Wednesday, June 7, 2023

Colored people have been missing in the disability rights movement – looking through history may help explain why

Jennifer Erkulwater is a professor of political science at the University of Richmond. Her scholarship focuses on the politics of poverty, social security and disability rights. Below are highlights from an interview with The Conversation. Answers were edited for brevity and clarity.

Jennifer Erkulwater talks about her research on people of color and the disability rights movement.

What is your research focused on?

Erkulwater: My current job involves trying to understand why people of color are apparently missing out in debates about disability rights.

Colored people, especially African Americans, are more likely to report medical disabilities than whites, and yet popular media tend to showcase largely white people with disabilities. This is an absence that has been criticized on social media with the hashtag #DisabilityTooWhite.

I think about this from a political angle. The history of the American Disability Rights Movement is almost exclusively a history of white people. Political debates about disability rarely focus on the characteristic ways in which people of color experience disability. I tried to understand that silence. My work has largely looked at the role that public policy, namely the Social Security Act, has played in defining disability as white, as well as the strategies of disability organizations to create a coherent social movement of people with disabilities.

What will people find surprising about your work?

Erkulwater: It is not that the absence of people of color among people with disabilities was surprising, for I knew it to study only the politics of poverty. Colored people and people with disabilities are much more likely to experience poverty, rely on income support and struggle with unemployment than the general population. But I also knew political debates about access and employment for people with disabilities tend to focus on the needs and experiences of whites. I wanted to find out why this was the case.

I think it was surprising, back through its history and politics, that absenteeism is constant. And even in the 1960s and 1970s with some of the grassroots groups coming in to advocate for the civil rights of people with disabilities, they would say we really need to get more people of color.

But not only would this not happen, there was also a feeling that the advocacy for coloreds within the disability rights movement was competing with the attempt to build a coherent disability identity.

Not only did activists in the 1970s fear that claims of racial identity would separate people with disabilities, but throughout the 1980s, activists set disability rights as the antithesis of welfare, at a time when the term “welfare” became deeply racial. has. One of the arguments that activists and members of Congress made for the Americans with Disabilities Act in the late 1980s was that if the government banned discrimination against people with disabilities, people with disabilities could get a job rather than be dependent on welfare. to get done. .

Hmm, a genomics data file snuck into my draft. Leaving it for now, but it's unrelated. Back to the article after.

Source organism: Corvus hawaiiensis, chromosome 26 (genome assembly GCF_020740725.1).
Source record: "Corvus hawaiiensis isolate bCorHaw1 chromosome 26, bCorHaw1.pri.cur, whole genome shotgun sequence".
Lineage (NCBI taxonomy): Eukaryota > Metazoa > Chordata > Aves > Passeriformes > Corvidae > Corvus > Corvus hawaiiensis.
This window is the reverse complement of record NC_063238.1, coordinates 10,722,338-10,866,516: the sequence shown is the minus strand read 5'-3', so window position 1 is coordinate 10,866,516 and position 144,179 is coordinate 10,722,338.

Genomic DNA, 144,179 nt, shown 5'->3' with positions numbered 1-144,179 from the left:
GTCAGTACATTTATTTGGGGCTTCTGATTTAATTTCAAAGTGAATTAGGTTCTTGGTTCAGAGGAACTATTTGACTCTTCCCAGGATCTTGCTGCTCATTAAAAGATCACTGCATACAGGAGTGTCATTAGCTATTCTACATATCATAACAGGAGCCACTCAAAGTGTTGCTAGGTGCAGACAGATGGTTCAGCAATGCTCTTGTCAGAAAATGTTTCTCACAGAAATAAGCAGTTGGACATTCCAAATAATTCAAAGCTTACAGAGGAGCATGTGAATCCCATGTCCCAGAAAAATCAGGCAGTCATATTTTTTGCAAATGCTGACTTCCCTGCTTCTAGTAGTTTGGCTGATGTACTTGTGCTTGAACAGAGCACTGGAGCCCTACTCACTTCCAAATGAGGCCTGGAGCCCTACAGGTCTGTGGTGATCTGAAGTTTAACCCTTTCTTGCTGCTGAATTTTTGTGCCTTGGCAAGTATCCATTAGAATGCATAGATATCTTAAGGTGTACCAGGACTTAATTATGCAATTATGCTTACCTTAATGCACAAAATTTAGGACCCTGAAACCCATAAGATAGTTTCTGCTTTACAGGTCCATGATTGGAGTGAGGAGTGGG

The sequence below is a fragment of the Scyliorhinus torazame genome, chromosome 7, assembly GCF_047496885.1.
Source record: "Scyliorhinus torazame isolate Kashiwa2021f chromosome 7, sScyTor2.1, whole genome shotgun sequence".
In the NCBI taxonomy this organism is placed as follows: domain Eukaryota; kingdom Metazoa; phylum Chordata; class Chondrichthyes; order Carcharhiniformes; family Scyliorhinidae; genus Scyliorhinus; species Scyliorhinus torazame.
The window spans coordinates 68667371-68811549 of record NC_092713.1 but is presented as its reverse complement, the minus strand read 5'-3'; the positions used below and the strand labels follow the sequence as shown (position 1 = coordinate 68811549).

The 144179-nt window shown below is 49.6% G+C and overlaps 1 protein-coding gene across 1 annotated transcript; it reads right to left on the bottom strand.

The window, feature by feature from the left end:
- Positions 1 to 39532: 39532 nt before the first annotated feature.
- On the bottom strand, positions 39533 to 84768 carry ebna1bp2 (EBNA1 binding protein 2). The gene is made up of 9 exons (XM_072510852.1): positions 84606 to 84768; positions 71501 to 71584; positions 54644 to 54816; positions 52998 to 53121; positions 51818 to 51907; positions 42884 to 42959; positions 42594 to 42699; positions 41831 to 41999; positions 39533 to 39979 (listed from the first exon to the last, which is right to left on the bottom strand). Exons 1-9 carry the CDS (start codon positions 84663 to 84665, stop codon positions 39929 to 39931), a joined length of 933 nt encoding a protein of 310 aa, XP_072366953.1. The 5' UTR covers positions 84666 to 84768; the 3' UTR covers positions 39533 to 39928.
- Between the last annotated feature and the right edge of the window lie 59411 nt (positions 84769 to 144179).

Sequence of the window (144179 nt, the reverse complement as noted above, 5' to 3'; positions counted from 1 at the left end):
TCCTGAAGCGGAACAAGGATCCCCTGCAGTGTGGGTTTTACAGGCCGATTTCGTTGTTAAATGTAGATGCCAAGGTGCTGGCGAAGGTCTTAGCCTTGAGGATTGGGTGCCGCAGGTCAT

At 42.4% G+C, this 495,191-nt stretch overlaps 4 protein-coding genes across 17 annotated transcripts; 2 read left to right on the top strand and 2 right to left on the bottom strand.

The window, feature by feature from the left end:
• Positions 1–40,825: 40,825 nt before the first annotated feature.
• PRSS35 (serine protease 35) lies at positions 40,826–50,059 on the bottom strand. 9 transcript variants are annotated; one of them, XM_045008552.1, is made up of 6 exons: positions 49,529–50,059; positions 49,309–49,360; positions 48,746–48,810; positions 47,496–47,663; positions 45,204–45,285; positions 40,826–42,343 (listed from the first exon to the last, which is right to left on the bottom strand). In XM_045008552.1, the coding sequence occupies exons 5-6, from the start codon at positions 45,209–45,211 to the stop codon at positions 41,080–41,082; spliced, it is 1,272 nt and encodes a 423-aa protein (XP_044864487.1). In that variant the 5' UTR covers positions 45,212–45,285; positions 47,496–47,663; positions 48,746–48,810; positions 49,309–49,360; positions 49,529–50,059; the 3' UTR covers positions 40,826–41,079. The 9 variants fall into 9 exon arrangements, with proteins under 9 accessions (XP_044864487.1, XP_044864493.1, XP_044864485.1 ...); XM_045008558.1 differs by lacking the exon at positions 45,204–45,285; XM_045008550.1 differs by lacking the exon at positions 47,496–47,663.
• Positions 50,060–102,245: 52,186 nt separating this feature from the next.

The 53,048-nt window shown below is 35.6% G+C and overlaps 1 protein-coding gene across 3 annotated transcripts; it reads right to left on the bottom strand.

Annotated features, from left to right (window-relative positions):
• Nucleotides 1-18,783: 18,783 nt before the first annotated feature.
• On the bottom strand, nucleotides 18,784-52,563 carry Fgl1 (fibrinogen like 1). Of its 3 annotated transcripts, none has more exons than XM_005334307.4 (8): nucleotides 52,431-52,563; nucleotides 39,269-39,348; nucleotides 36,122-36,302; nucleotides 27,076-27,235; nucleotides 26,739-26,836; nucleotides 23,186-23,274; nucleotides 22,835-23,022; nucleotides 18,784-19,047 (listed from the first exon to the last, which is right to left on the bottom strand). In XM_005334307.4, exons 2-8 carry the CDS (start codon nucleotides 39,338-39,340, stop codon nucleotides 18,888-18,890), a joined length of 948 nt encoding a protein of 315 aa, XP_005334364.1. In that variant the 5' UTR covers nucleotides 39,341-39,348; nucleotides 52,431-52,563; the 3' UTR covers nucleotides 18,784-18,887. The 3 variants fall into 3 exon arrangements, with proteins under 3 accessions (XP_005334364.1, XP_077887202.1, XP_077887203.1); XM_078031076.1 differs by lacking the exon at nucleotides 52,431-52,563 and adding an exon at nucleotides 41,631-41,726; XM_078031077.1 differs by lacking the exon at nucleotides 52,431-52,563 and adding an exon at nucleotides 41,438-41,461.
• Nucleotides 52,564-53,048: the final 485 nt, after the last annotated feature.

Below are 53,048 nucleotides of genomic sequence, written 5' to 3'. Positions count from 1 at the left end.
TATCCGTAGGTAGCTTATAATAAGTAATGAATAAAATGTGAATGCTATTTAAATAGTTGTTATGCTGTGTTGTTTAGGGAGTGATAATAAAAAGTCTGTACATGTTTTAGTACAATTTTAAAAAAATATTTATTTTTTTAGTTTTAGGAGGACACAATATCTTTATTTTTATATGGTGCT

*What motivates you to continue the research you are doing today?

Erkulwater: I just find it very interesting that you have a puzzle. No one has ever thought of that. I want to know the answer to that.

So some of the things I researched date back to the 1930s, the 1940s – but politics is still relevant today.

How are you inclusive? As an activist in a social movement, how do you try to include the diversity of people you claim to speak for? I think a lot about the ways in which policies and laws frame some groups, such as people with disabilities, as people to whose needs we must respond, but others, such as “the poor” or people on welfare, as undeserved of social assistance.

What is the one thing you want people to take away from your research?

Erkulwater: It’s really hard to be inclusive. Like really, really, really hard.

White activists with disabilities sometimes argued that Blacks should sit in the back of the bus, but the disabled could not even get on the bus. That argument erases Black people with disabilities, whose exclusion is the result of both racism and incompetence. When we advocate for human rights, it is important to recognize that our movements include people with marginalized identities, and there is value in centering those experiences and perspectives.

So many contemporary movements draw inspiration from the Black Civil Rights Movement. This is rightly so, but these comparisons may ultimately exclude African Americans. Drawing parallels with the Black Civil Rights Movement is useful if the goal is to show points of affinity and build common cause, (but) less so if the goal is to compare suffering. Comparing the oppression of white people with disabilities to that of African Americans under Jim Crow inherently excludes people of color with disabilities and participates in a competition over who is more deserving.

I do not know that for me it is a very productive way to build coalitions and to try to include the series of experiences and struggles that people go through. And so trying to listen to it, to be considerate, to be constantly aware of it and to act in a way that is ethical – I think it’s a challenge. And I think it’s important to acknowledge that. And it’s okay to make mistakes as long as you try to fix them.

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